Truss’ energy plans could curb spike in inflation

Image © Photo by Simon Dawson / No 10 Downing Street.

A plan to cap UK energy bills could reduce the expected October spike in UK inflation.

Britain’s new prime minister plans to freeze energy bills for millions of households this winter, reports say, a move that could cut UK inflation rates by up to four percentage points.

Liz Truss could announce an effective cap on energy bills as of this week.

Underlying inflation would nonetheless remain stubbornly high and invite further interest rate hikes from the Bank of England, according to independent research firms Capital Economics.

Ahead of confirmation that Truss had won the competition for the next leader of the Conservative Party, the Telegraph reported that a freeze of some form is now expected.

“The implications would depend on the details, but it could mean that CPI inflation is around 4 percentage points lower than it would otherwise be,” says Paul Dales, chief UK economist at Capital. Economics, about an energy bill cap.

This means that inflation could rise from 10.1% in July to a peak of 10.5%, instead of the 14.5% currently forecast by Capital Economics.

It is estimated that any price cap plan would cost between £70-100bn, or 3-4% of GDP, which would be financed by borrowing.

In October, the average annual energy bill will rise from £1,971 to £3,549, which would lead to a spike in inflation.

The Bank of England said in August that it expected inflation in the UK to now peak at “around 13%”.

Bank of England UK Inflation Forecast

Above: The Bank of England’s August inflation forecast. Bank of England image.

We won’t have to wait long for details, as Truss said in a BBC interview over the weekend, a support package would be announced within a week.

If energy bills were to be capped, Capital Economics says real GDP would not “fall as much”.

“We doubt that Truss will be able to prevent a recession. But his policies could limit its depth and duration. year,” says Dales. .

Although headline inflation is shielded from another energy-induced shock, underlying inflationary pressures in the economy could be reinforced by Truss’ plans.

As households find their financial outlook improving markedly, they may be inclined to spend more, particularly if a further £30 billion in tax cuts are granted, which Truss said she would introduce “as soon as first day”.

This surge in “underlying inflation” would put additional pressure on the Bank of England to raise interest rates.

Above: The Bank of England’s August inflation forecast. Bank of England image.

Capital Economics expects the bank to rise to 3.0%, although the market is currently pricing in a terminal discount rate of 4.30%.

“The risks are that rates have to go up further,” says Dales.

Meanwhile, Truss is expected to secure permanent independence from the Bank of England, allaying fears among economists and analysts that Liz Truss could meddle with the central bank.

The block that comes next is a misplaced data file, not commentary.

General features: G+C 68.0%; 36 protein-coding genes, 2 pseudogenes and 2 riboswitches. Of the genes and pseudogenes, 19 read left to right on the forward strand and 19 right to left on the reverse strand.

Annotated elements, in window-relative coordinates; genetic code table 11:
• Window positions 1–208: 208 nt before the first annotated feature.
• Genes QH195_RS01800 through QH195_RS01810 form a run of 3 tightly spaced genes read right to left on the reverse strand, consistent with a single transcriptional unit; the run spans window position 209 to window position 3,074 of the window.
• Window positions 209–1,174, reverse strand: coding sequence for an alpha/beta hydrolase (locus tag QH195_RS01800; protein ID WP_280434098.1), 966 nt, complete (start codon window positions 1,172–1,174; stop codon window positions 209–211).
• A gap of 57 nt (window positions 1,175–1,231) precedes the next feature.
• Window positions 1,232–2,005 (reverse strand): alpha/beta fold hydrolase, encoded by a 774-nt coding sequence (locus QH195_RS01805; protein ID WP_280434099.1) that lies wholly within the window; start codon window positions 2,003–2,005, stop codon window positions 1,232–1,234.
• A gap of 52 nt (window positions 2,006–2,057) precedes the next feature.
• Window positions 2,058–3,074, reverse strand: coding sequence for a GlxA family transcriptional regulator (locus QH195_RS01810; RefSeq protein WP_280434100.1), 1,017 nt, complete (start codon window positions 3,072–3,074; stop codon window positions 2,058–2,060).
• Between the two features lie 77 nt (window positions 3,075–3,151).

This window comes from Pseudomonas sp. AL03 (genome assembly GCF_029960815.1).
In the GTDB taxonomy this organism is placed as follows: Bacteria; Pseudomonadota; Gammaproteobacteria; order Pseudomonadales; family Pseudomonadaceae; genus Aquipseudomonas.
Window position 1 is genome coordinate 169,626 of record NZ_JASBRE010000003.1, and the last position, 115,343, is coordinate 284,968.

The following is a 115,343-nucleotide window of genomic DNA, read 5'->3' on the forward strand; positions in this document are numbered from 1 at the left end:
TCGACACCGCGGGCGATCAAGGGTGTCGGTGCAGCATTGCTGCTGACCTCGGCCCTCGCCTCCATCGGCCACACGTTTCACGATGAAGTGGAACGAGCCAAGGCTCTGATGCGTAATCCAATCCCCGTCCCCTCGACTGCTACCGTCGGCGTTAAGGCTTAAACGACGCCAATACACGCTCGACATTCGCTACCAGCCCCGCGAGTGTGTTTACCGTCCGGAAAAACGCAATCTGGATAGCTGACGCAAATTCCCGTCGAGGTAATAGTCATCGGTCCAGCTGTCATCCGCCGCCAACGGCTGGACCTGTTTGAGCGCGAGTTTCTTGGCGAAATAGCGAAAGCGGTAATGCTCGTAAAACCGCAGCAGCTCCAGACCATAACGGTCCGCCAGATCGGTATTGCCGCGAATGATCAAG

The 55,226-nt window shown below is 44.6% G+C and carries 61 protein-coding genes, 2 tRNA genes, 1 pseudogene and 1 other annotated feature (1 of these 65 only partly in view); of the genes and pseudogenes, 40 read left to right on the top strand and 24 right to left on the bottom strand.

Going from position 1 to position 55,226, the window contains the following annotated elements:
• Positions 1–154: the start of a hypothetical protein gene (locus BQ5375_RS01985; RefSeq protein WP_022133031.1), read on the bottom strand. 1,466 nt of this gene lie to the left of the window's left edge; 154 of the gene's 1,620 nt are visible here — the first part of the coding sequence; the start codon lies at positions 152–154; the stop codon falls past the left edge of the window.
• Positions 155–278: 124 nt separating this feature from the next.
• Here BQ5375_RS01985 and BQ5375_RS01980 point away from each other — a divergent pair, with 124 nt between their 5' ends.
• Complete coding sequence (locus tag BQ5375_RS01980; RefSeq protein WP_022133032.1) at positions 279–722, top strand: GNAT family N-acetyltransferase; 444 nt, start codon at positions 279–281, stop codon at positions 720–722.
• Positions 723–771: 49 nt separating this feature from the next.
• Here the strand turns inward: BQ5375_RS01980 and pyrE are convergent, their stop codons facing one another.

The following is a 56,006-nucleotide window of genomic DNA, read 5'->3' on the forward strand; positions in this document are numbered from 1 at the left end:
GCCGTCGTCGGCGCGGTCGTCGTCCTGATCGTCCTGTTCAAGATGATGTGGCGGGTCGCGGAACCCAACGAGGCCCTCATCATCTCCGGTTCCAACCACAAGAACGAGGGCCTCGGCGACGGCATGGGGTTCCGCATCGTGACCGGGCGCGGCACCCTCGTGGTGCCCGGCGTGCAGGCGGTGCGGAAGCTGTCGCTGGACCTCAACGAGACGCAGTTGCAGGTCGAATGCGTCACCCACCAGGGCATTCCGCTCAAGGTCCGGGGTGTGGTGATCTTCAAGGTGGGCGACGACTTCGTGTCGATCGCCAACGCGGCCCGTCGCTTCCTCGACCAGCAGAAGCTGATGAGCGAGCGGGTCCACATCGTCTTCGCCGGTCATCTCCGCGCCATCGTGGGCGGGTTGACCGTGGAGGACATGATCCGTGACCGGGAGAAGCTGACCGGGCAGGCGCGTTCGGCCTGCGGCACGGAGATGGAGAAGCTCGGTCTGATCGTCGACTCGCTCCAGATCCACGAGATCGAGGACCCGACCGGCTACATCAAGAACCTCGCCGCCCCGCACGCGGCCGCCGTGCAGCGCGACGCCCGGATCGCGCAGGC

write in flightKwasi Kwarteng, who is heavily favored to be the country’s next chancellor, said “we also remain fully committed to the independence of the Bank of England.”

Analysts have made much of Truss’ Commitment to review the Bank of England’s mandate, with some suggesting this is a sign the new Prime Minister wants to take a more direct approach to the management of UK monetary policy and undermine the independence of the Bank of England .

“For the first time since Gordon Brown granted it freedom to set interest rates in 1997, the Bank’s independence appears to be under threat,” said Larry Elliott, economics editor at the Guardian in a recent op-ed.

It is understood that threats to the Bank’s independence should be viewed as a risk to the UK’s economic outlook and, by extension, the pound.

Above: Bank of England forecast for UK economic growth. Image source: Bank of England.

“We expect an upcoming war of independence over the Bank of England. This potential battle and the politicization of the UK central bank is likely to create considerable uncertainty which will spook financial markets,” said Nigel Green, Managing Director and Founder of the deVere Group.

“We can expect the pound and the gilt market to react badly to any sense of growing political interference,” he adds.

But Kwarteng’s intervention on the day Truss is expected to be announced as the next leader of the Conservative Party confirms fears that some have indulged too much in speculation about what a post as Prime Minister Truss means.

Kwarteng acknowledged “the important work” the Bank “has in the coming months to bring down inflation. We believe coordination between monetary policy and fiscal policy is crucial.”

What this coordination looks like, however, is unclear.

“Predictions are not fate,” adds Kwarteng. The Bank of England dominated the front pages of newspapers in August when it released forecasts showing inflation to reach “around 13%” before the end of 2022.

Carol N. Valencia